Bam! There it is in black and white: the 2nd time my life changed for ever.

As you know if you have been following my story, I have argued all along that the amputation could have been avoided, that I knew what was wrong right from the beginning but no one listened to me. Well I finally have a decision from the medical investigation into the treatment I received in the months before my left leg was amputated below the knee. I have posted this in 3 formats, audio, video and written. Choose the one that works best for you.

Listen to this blog as a podcast

Watch this as a Vlog

How would you feel if you had to have a body part amputated?

I want you to consider this for a moment.. Really think about how this life altering major surgery might affect you both physically and psychologically and really feel the fear and uncertainty that might be associated with this.

How would you feel if you KNEW what could have prevented it from happening but no-one listened to you?

Think a moment, really feel the anger, frustration and sadness that might be associated with this knowledge.

How would you feel if, 6 – 12 months later you finally had it confirmed to you that you were right all along, it could have been prevented, and you were told who exactly was to blame?

This is what happened to me on Friday.


What do you say to yourself? I ‘won’ the case against the DHB? But ‘won’ doesn’t seem to be the right word. Congratulations? Commiserations? What’s the right words to use?

This news unleashed a barrage of emotions that I thought I had gotten rid of as I forged my new path through life accepting and making the most of my new acquired disability.

Someone was to blame.

It almost feels like that someone, that consultant surgeon came along and chopped that leg off themselves. Do they have any idea how much psychological damage they have done? My life will never EVER be the same again, and it’s their fault. All their fault. But I will never get the chance to face them and tell them this. No, they won’t ‘pay’ for their mistake, because that’s how the law works in NZ. You can’t sue any medical professionals.. So ACC covers their asses basically and they carry on doing what they were doing.

It feels like no one cares a jot that my leg was actually amputated when it could have been avoided if someone had just listened to what I was saying.

It feels like it doesn’t matter at all if you spend your whole life taking care of yourself and doing the right things, because some toss pot doctor can come along and axe off one of your limbs, just like that. Who cares?

Every morning that I wake up, and have to physically put the leg on, every time I go for a swim and have to leave that leg on poolside, every time I have a shower and have to sit down because I only have one foot, I will remember. They were to blame, they did this to me.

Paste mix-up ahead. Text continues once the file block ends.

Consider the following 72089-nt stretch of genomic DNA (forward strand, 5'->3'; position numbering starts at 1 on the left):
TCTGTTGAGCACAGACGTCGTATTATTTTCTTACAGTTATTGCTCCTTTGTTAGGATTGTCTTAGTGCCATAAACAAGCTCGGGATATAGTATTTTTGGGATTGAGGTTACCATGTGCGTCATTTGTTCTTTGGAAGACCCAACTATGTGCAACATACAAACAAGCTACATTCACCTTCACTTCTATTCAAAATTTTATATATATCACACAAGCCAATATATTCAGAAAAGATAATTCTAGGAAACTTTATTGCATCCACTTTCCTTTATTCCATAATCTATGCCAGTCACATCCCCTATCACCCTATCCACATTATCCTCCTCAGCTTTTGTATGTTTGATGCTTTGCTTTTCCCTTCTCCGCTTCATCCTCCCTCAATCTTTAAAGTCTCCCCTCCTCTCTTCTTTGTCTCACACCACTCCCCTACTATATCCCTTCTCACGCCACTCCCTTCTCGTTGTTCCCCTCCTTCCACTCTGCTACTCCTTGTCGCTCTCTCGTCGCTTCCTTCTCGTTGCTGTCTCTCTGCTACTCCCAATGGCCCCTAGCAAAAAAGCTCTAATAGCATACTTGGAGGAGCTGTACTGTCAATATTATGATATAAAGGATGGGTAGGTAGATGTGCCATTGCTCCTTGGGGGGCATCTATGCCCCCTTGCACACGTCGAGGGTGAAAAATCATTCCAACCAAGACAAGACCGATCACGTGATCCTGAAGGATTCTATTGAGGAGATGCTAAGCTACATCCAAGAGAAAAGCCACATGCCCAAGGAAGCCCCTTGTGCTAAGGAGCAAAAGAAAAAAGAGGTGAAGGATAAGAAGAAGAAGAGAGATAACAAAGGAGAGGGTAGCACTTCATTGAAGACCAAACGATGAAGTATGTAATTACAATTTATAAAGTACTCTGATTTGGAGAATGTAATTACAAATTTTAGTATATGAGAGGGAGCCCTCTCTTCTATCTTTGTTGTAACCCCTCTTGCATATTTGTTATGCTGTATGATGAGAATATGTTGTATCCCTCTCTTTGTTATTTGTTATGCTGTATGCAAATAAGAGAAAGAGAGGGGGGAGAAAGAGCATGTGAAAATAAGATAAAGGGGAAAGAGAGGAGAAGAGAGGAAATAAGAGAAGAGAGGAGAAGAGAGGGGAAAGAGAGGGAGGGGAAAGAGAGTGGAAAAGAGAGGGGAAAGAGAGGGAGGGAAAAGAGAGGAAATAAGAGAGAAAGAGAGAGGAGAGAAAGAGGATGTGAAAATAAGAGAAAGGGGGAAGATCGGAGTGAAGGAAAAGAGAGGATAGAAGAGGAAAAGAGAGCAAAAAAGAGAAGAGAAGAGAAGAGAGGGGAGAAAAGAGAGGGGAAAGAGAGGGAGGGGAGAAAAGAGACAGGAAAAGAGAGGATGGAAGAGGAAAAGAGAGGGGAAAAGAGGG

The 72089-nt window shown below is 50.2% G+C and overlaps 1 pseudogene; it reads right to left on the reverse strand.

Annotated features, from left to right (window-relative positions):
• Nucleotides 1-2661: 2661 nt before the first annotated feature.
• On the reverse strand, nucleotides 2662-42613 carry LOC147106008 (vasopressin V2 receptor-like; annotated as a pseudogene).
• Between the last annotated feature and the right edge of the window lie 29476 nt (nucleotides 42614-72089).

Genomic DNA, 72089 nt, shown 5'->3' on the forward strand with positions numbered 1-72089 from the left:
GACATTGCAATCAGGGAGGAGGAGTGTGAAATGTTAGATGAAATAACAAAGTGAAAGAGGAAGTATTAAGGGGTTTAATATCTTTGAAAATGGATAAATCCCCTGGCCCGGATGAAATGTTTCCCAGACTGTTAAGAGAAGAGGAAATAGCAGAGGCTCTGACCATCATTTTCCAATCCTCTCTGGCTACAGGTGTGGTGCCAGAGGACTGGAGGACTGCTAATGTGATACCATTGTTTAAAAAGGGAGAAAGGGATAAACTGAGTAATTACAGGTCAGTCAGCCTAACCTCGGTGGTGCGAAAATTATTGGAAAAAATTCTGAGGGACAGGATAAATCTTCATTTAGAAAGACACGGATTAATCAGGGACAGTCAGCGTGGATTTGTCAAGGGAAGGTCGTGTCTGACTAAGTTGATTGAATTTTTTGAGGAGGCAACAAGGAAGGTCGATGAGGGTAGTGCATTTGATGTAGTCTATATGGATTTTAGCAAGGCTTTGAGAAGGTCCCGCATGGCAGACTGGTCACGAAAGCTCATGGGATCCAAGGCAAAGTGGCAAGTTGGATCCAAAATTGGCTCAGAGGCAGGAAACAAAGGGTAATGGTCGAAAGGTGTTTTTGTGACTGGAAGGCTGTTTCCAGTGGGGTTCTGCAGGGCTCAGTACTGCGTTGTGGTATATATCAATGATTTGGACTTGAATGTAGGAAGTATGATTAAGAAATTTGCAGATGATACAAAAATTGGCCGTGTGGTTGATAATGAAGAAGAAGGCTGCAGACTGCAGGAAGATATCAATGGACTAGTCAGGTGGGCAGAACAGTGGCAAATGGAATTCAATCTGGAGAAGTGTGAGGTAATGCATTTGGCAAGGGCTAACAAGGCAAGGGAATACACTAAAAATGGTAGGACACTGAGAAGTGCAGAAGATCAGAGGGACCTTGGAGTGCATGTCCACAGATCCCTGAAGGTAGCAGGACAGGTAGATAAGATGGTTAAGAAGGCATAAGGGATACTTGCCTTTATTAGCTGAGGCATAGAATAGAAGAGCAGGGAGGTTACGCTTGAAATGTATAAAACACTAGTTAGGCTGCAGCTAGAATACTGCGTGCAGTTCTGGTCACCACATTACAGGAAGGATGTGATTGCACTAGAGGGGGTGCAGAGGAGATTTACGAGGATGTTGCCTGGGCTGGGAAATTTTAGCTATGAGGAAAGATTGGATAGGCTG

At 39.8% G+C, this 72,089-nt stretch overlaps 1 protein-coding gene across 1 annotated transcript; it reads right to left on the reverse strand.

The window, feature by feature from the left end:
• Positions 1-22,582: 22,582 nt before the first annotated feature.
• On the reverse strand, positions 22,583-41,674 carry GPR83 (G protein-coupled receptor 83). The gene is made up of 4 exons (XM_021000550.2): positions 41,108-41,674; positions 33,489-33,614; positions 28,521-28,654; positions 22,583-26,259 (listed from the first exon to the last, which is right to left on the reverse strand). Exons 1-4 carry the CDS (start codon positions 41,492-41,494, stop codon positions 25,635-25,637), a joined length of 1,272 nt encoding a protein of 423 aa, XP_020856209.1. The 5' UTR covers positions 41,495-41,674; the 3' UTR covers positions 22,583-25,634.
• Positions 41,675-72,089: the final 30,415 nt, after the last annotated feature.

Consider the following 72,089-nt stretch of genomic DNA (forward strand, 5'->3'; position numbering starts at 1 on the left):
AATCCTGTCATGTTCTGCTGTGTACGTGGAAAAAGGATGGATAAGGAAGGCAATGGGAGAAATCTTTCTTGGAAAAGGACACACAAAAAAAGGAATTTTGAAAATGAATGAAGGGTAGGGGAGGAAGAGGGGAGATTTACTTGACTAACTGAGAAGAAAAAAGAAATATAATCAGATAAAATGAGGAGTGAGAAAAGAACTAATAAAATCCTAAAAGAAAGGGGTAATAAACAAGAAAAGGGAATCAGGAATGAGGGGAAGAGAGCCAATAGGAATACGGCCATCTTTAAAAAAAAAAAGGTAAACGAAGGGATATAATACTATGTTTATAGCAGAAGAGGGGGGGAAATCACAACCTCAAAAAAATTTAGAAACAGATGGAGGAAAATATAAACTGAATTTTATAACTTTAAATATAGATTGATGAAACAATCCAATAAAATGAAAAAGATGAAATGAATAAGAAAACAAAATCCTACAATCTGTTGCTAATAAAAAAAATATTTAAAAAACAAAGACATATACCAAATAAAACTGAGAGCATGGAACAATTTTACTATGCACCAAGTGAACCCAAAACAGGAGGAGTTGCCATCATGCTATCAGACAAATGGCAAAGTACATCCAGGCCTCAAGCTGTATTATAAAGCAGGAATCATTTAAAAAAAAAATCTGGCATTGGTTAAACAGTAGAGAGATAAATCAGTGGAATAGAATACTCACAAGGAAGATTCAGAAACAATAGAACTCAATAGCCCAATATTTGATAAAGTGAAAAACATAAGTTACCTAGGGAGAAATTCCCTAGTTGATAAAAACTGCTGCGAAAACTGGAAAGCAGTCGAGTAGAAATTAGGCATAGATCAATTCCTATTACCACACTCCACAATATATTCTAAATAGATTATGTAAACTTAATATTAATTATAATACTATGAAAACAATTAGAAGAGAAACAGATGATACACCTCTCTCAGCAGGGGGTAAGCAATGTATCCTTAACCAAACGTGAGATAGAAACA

Not only did they take away my independence, integrity and ability, they also took my dreams. I will never ever be able to race as an age group triathlete because I’m now disabled. I will always be classed as disabled. And always have to deal with society’s judgements and arguments and limitations.

I constantly have to think about disability access. Because now I’m disabled. And the world is not ready for disabled. You think it is? Well it isn’t. Nothing spontaneous will ever be able to happen again because I always have to think of my removable body part. Is this my fault? No. But I’m the one that has to live with it while their lives trot merrily on with both arms and both legs still intact.

No sue laws mean no compensation either. But I don’t care for the cash, or the sorries (which would be fake anyway) or any of that. I would much prefer to have the damn leg still attached. But I don’t have any choice about that. Because no one listened.

This is their fault. All their fault.


Special Acknowledgements

I would like to give a special mention to two people in my medical journey who have been my heroes and advocates.

My GP: Dr Fowler

From the moment he took over as my GP mid way though this horrific saga, he spotted the vascular alarm bells immediately (and was first to do so), sent me to the correct department with urgency and has backed my case with his full support ever since. In fact, he is the one who lodged the complaint ref Medical misadventure with ACC on my behalf, he was so angry.

Vascular surgeon Dr Sarah Lesche (and Vascular registrar Rossi Holloway)

From the moment I arrived in Sarah’s department, she did ABSOLUTELY everything that she could to try and save my left leg. She was my my bedside sharing my tears each time the surgeries failed, and on that fateful day when we knew that amputation was the only option left, we cried together too, knowing fully that we had tried EVERYTHING we could from the moment I was sent to them by Dr Fowler.